struct over Mill Creek, at 2.15 p.m., and bivouacked on
Creek, at McDaniel's plantation, at 4 p.m., at which place the train did not get fully up till near 12 o'clock at night. Leaving the train parked here, guarded by the Third Regiment Massachusetts Volunteers and a section of Riggs' battery, the column marched at 6.30 o'clock next morning lowed by the voltigeurs, where I joined them immediately, sending back to halt the main body 2 miles in rear.
At 10 a.m. I sent from Trenton to General Spinola and Colonel Jourdan, commanding brigades, the message that "the bridges we were ordered to destroy have not been rebuilt since their former destruction; the enemy's cavalry have been scattered by a charge of ours; there is no body of the enemy on this side the Trent, and consequently the column will face-about and return to the wagons." The column marched in returning at 10.15 a.m.
At 11.45 a.m., having obtained all the information I could at Trenton and created the indefinite impression that I was going to Kinston or toward Richlands to look up their cavalry, I withdrew the cavalry to feet, without the limits of the town, and then continued the return march.
I arrived with the main column at McDaniel's at 1.30 p.m., and having previously sent orders to the train to hitch up, marched at 3.15 p.m. by a direct route to Young's Cross-Roads. The cavalry pushed on rapidly with its howitzer, followed more moderately by the voltigeurs. When nearing Young's Cross-Roads Colonel Lewis, being with the advance of the cavalry, discovered, as he supposed, the enemy's picket of two mounted men, and he charged to capture them. They proved to be one Lieutenant Sharp, aide-de-camp to General Whiting, and another lieutenant. Their start being a long one, they got off by plunging into and swimming the White Oak River, to the bank of which they were followed, where they fired upon their pursuers from the opposite side.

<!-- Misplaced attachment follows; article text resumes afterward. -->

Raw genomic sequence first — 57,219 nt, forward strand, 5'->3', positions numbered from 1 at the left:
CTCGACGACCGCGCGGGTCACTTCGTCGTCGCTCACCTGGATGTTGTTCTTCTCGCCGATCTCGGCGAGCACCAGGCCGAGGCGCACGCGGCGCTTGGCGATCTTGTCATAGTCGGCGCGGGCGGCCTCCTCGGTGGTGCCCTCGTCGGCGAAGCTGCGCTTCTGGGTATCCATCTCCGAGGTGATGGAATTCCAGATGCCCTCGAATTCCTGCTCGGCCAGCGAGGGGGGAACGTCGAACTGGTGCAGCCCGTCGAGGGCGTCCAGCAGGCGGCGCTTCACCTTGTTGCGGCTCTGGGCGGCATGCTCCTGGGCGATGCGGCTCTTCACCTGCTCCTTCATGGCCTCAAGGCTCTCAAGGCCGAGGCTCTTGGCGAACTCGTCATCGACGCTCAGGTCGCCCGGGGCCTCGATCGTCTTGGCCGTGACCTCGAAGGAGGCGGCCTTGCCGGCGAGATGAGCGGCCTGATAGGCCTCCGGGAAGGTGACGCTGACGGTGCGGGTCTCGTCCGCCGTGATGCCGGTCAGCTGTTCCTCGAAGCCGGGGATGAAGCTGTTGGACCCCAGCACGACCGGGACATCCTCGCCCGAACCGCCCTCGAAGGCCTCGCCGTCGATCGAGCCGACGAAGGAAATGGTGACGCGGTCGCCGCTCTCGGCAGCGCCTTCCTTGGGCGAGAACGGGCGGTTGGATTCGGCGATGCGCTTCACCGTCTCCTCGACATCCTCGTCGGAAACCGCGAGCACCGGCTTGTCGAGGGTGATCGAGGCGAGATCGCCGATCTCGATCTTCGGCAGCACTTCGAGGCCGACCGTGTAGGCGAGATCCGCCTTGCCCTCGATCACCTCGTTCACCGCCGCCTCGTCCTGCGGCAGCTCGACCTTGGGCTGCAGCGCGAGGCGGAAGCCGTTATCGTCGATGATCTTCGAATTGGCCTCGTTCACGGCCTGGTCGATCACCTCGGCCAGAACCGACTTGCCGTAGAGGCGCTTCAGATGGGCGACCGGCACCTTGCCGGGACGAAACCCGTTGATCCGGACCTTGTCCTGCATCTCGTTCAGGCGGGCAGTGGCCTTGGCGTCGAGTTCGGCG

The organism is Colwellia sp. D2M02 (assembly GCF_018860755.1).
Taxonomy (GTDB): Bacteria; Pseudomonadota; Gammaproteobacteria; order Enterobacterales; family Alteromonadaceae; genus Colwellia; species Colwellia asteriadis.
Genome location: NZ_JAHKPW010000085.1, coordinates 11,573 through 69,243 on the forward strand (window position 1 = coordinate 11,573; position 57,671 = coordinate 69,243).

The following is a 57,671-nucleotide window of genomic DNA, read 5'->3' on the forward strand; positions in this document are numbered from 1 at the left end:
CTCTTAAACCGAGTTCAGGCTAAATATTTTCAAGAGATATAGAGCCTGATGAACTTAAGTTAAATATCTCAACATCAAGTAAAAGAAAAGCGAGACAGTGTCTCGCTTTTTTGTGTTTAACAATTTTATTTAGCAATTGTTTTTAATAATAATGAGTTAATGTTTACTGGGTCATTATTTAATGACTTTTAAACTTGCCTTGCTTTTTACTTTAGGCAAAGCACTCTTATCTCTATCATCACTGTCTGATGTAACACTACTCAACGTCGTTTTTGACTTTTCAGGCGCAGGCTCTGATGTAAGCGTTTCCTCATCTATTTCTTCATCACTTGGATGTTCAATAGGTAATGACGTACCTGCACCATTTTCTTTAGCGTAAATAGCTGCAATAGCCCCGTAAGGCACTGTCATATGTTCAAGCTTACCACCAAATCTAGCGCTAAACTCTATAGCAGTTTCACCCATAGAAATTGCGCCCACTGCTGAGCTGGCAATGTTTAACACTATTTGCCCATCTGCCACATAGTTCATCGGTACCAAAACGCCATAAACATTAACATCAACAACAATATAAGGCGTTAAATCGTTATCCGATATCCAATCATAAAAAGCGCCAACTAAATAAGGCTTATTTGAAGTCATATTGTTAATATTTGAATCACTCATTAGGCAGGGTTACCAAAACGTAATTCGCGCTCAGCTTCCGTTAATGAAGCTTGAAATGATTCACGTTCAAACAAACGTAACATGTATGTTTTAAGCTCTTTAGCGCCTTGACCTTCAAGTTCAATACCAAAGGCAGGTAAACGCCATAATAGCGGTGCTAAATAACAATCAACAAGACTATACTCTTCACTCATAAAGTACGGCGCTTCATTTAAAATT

A party of cavalry, being sent up the Pollocksville road, drove some foot pickets into the swamp. Darkness came on before the infantry came up. We had withdrawn all but a small guard from the river to lay out the camp, which was to be on ground about a mile distant from the river, and a sentinel at the river being approached in the darkness from the direction of camp by six men, hailed them, at which they halted and cocked their guns. He called, "Turn out the guard," and instantly the persons scattered in the cover. This party was Captain Harris and five of his men, as we afterward learned. As soon as the infantry came up I sent two companies to deploy, under the guidance of Captain Farquhar, United States Engineers, who was directed by me to reconnoiter the river thoroughly in the neighborhood. He ascertained that a log below the bridge was the means that footmen had of crossing. The river was carefully watched for the rest of the night, that no more of the rebels should get back to their quarters. On the opposite side of the river there was a steady light of a small camp bearing southwest by the compass. I could not tell whether it was a bright camp light 5 miles off or a lesser one a mile. The train did not come up till 2.30 o'clock in the night, owing to holes wearing in the road over which the howitzer and caisson charged with the cavalry. One of my permanent orderlies, who happened to be stationed to show the way that the wagons should turn out, reports seeing, during the hour of intensest darkness (perhaps 7 o'clock), previous to the coming up of the infantry, bearing southwest, a light, probably a fire balloon,